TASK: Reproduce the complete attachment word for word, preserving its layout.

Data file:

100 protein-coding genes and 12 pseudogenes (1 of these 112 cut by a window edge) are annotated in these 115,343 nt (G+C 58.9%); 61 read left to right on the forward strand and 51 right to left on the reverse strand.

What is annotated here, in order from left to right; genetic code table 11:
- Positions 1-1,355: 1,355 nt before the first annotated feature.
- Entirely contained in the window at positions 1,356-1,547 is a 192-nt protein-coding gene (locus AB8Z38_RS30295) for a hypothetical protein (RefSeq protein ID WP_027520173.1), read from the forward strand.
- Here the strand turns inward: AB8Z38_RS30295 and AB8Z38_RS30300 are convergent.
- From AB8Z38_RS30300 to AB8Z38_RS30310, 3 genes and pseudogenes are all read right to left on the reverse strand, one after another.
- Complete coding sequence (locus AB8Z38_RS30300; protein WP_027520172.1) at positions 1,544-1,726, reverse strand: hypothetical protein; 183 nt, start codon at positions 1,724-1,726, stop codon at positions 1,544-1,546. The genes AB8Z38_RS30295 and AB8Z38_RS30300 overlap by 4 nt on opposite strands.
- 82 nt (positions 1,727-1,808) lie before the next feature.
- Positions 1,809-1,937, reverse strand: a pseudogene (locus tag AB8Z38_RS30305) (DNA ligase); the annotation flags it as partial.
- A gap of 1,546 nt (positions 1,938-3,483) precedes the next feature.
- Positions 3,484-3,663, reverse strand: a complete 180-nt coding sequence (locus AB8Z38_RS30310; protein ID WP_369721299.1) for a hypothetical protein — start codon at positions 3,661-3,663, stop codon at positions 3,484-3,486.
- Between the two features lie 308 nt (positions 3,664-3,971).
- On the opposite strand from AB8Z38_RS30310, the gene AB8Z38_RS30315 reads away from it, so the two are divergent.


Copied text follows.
100 protein-coding genes and 12 pseudogenes (1 of these 112 cut by a window edge) are annotated in these 115,343 nt (G+C 58.9%); 61 read left to right on the forward strand and 51 right to left on the reverse strand.

What is annotated here, in order from left to right; genetic code table 11:
- Positions 1-1,355: 1,355 nt before the first annotated feature.
- Entirely contained in the window at positions 1,356-1,547 is a 192-nt protein-coding gene (locus AB8Z38_RS30295) for a hypothetical protein (RefSeq protein ID WP_027520173.1), read from the forward strand.
- Here the strand turns inward: AB8Z38_RS30295 and AB8Z38_RS30300 are convergent.
- From AB8Z38_RS30300 to AB8Z38_RS30310, 3 genes and pseudogenes are all read right to left on the reverse strand, one after another.
- Complete coding sequence (locus AB8Z38_RS30300; protein WP_027520172.1) at positions 1,544-1,726, reverse strand: hypothetical protein; 183 nt, start codon at positions 1,724-1,726, stop codon at positions 1,544-1,546. The genes AB8Z38_RS30295 and AB8Z38_RS30300 overlap by 4 nt on opposite strands.
- 82 nt (positions 1,727-1,808) lie before the next feature.
- Positions 1,809-1,937, reverse strand: a pseudogene (locus tag AB8Z38_RS30305) (DNA ligase); the annotation flags it as partial.
- A gap of 1,546 nt (positions 1,938-3,483) precedes the next feature.
- Positions 3,484-3,663, reverse strand: a complete 180-nt coding sequence (locus AB8Z38_RS30310; protein ID WP_369721299.1) for a hypothetical protein — start codon at positions 3,661-3,663, stop codon at positions 3,484-3,486.
- Between the two features lie 308 nt (positions 3,664-3,971).
- On the opposite strand from AB8Z38_RS30310, the gene AB8Z38_RS30315 reads away from it, so the two are divergent.